The Missing Pieces Company: Interview

Ahead of Meetings, we caught up with Jenny Davis, the Creative Producer behind Missing Pieces, to discuss the relevance of script-in-hand performances in Bristol.


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‘Missing Pieces’ gives a chance to hear (in Bristol) rarely heard, overlooked, or very new writing by Black writers.  Who are some of your favourite writers and why?
I’ve always loved whatever Derek Walcott wrote, and I was acutely aware that people didn’t know his plays. ‘Remembrance’ and ‘Pantomime’ are two of his best in my mind, but he has others, ‘Chicken Soup No Barley’ for instance, which I guess outside certain audiences and readership, people wouldn’t necessarily know of.  Why Walcott?  Nobody writes about post-colonialism like he does; and his firm belief that you can render the ordinary with language that befits the classics.  There is nothing wrong – as postcolonial subjects – in using and adapting the formal voice of Shakespeare or the Greek Classics and making it one’s one.

When I first started writing there were still so few black writers out there getting their work on stage.  I would go to see anything by Winsome Pinnock.  I wanted to include her play ‘Speaking in Tongues‘ in a season, but is has too big a cast unfortunately.  Significantly, I was doing one of her writing workshops through Spread the Word, and that set me on the road to writing plays. My first professional Play ‘The Front Room‘ was developed through that.

Missing Pieces

How did Missing Pieces start, and grow?
I studied Caribbean literature at Warwick, (many years ago) and the Irish Playwright Brian Friel has always been firmly up there as one of those writers I totally loved.  Every word that dripped from his page gave me this ache from the sheer beauty of it.  But, Missing pieces was all about the overlooked canon that was out there – old and new Black theatre writing.  It wasn’t until I started reading for the Alfred Fagon Award that I was introduced to a whole raft and generation of new writing: exciting voices like Somalia Seaton, and some unknowns who I would love to include such as Max Kolaru, Nessa Muthy, Mark Norfolk, Dizzie djeh, Diana Atun and Matilda Ibini.  They’ve moved beyond first generation stories, and tackle other big themes:  child soldiers, capitalism, futurism, or experiment with form and narrative.  I have to include Debbie Tucker Green too, in respect of that – another favorite, whose work is about the rhythm, and the spaces in between.

For the Alfred Fagon Award I was reading so many amazing plays, I felt strongly that some of those shouldn’t return to the drawer, or not be seen out of London.  So it came out of conversations with friends (some who had done script readings in London), and the Bristol Old Vic itself.  I had thought of just putting something on in my living room and inviting mates round, but I put one on in a pub to see if it had any legs. As that was a success, I went for funding and the rest is history.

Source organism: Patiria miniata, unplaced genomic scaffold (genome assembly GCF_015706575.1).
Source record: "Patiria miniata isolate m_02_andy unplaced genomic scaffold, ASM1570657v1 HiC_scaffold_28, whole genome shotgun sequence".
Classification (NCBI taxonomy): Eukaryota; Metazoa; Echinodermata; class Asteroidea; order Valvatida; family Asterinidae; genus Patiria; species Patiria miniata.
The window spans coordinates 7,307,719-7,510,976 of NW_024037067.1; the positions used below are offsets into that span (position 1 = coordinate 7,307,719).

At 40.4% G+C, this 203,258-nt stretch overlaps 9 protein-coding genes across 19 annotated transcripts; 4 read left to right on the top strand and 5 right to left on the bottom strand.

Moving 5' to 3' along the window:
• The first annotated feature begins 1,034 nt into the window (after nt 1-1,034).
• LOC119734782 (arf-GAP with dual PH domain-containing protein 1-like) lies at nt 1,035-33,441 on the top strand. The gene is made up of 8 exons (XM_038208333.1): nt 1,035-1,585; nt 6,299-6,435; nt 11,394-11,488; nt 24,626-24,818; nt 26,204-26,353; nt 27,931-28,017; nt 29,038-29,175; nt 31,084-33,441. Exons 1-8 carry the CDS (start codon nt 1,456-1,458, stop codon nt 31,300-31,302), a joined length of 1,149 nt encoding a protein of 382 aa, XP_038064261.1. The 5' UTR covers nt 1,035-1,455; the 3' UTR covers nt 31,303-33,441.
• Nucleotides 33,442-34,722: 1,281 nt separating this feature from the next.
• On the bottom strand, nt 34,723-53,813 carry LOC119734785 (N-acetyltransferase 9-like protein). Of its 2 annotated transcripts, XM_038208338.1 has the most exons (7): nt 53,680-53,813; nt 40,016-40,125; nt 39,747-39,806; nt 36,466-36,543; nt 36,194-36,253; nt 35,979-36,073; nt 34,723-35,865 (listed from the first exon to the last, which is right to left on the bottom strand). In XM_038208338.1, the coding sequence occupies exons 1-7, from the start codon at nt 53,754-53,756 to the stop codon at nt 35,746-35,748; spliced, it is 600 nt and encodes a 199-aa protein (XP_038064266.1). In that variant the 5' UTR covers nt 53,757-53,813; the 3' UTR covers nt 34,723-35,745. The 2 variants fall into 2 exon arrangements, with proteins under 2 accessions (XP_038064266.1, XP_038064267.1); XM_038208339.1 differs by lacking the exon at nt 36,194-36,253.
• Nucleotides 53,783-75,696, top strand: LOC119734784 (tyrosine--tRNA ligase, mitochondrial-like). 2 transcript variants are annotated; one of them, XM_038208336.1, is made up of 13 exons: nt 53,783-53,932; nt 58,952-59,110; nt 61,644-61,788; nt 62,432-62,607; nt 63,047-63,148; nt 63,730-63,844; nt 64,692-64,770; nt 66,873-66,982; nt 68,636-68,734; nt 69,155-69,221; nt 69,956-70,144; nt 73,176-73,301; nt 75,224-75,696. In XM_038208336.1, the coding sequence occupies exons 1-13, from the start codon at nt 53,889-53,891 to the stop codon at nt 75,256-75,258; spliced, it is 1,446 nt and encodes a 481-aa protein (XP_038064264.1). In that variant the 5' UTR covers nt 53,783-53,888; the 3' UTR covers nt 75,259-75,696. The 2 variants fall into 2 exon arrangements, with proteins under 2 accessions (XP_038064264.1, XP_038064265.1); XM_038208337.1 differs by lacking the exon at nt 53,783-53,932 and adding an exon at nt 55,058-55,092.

We put our first season on in the Bristol Old Vic Basement Studio and Hamilton House.  We alternated to see if we could capture a community non-theatre audience too.  The season was hugely successful so I decided to go for another, this time at the Wardrobe Theatre while Bristol Old Vic’s Foyer and Studio were being redeveloped.

You’re a writer yourself.  How did you get into writing for BBC1’s drama ‘Doctors’, and what’s it like telling a complete story in a 30 min slot?
I’ve been writing for BBC ‘Doctors’ for some years now.  It was quite a long process to get onto the program, to be honest.  I was in the BBC Writers Room for quite some time, or rather the hallway, and someone forwarded one of my scripts to a script editor, and from then on it was about learning to write for that program.  There was a mini academy, which was excellent – you had John Yorke and other script execs talking about the nuts and bolts of writing.

IMG_1916Writing for a 30 minute slot is quite a strict discipline. You learn to be frugal with your story telling.  It’s been a good learning experience all in all, writing for TV.  I stopped being so precious about my work, and grew a thicker skin.

What can we look forward to in the upcoming Missing Pieces events this season?  What made you choose those pieces?
This season we’ve had Walcott’s ‘Pantomime’, the Broadway award winning ‘Eclipsed’,  my play ‘The Front Room’, and ‘Little Baby Jesus’ by Arinze Kene.  You couldn’t get any more diverse, from Robinson Crusoe, to Liberian female soldiers, a Caribbean front room domestic drama, and three inner city teenagers growing up on an estate.   This month it’s ‘Meetings’ by Mustapha Matura.  It’s a lesser known play, but I felt in terms of classics, we have to include this writer as he’s one of our leading Caribbean writers of the 1980s and 90s.  The last play is tbc!  It was between Debbie Tucker Green and Winsome Pinnock – both strong female led plays:  one about Jamaican drug mules, and the other about sex tourism.  The other consideration we have is what will work for a script-in-hand performance.  There is only so much work the audience and actors can do, given it’s not a full production.  There’s also  limited rehearsal time, so if the actors are playing multiple characters on top, that could get challenging for all concerned.  So it’s an exciting gap yet to be fully filled.


Missing Pieces continues our Studio Walkabout Season with support from Bristol Old Vic Literary Department. This month’s performance, Meetings, opens at The Wardrobe Theatre 6pm, 5 Nov. All Tickets £8.

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